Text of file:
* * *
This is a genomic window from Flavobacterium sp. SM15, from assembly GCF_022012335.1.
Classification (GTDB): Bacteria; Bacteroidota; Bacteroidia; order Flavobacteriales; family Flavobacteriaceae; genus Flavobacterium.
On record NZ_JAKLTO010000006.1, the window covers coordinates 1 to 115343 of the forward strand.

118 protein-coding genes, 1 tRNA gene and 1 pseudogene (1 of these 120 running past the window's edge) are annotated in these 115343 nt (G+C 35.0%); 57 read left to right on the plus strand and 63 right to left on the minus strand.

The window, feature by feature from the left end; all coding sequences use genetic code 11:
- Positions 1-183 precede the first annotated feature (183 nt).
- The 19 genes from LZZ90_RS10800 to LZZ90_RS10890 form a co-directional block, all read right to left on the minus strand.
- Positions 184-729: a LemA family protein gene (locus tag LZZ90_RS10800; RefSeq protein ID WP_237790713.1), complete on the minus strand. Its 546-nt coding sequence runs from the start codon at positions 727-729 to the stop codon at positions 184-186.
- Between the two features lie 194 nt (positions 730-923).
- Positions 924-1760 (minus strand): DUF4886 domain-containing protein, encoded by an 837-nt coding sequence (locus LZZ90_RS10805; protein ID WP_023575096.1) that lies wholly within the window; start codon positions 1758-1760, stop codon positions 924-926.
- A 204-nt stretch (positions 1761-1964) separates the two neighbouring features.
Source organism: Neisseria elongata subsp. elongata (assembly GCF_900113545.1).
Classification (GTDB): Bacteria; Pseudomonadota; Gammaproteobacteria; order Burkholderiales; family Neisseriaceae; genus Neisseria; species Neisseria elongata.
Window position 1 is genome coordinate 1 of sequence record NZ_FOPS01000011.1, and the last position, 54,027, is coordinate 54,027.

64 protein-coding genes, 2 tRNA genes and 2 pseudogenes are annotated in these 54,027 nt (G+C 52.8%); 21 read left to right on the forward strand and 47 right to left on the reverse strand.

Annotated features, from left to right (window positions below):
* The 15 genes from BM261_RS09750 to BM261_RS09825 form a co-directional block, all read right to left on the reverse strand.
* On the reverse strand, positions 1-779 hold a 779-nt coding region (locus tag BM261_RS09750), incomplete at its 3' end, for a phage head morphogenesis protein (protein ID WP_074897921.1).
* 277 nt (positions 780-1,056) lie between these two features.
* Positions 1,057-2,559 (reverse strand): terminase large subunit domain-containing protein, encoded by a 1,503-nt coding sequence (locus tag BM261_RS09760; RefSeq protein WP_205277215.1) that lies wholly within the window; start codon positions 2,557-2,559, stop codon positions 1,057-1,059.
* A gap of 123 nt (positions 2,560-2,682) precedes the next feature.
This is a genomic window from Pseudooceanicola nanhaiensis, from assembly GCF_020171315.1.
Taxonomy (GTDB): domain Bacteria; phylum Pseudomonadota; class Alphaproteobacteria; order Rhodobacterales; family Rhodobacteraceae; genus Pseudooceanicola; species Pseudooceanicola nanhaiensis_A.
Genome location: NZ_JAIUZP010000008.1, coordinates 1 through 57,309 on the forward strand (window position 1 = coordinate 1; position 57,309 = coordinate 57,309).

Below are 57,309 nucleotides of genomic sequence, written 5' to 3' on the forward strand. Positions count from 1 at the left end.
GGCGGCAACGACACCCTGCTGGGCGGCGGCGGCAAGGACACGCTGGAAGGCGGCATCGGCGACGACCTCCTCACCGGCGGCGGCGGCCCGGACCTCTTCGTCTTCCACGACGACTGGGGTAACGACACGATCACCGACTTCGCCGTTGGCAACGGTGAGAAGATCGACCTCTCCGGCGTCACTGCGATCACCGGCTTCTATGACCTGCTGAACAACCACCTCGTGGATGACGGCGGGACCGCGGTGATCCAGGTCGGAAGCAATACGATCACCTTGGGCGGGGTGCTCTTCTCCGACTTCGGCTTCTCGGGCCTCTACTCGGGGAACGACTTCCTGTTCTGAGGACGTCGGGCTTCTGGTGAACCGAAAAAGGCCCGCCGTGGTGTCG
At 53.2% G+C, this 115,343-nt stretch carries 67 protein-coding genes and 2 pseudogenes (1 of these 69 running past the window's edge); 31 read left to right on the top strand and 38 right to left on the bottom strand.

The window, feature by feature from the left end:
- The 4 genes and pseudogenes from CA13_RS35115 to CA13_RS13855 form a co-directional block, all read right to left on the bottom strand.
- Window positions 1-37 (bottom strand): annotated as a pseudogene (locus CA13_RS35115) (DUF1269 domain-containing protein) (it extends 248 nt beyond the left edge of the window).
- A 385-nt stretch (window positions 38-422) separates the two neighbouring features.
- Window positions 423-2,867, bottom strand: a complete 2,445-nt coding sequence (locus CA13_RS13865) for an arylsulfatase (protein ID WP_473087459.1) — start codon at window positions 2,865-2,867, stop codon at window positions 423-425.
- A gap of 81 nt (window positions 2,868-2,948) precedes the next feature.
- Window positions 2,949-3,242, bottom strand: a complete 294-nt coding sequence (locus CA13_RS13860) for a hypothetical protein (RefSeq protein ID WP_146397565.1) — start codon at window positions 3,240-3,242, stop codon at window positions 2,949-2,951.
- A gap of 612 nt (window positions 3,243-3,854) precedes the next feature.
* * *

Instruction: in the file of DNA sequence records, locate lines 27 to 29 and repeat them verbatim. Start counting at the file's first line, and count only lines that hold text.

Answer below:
At 53.2% G+C, this 115,343-nt stretch carries 67 protein-coding genes and 2 pseudogenes (1 of these 69 running past the window's edge); 31 read left to right on the top strand and 38 right to left on the bottom strand.

The window, feature by feature from the left end:
- The 4 genes and pseudogenes from CA13_RS35115 to CA13_RS13855 form a co-directional block, all read right to left on the bottom strand.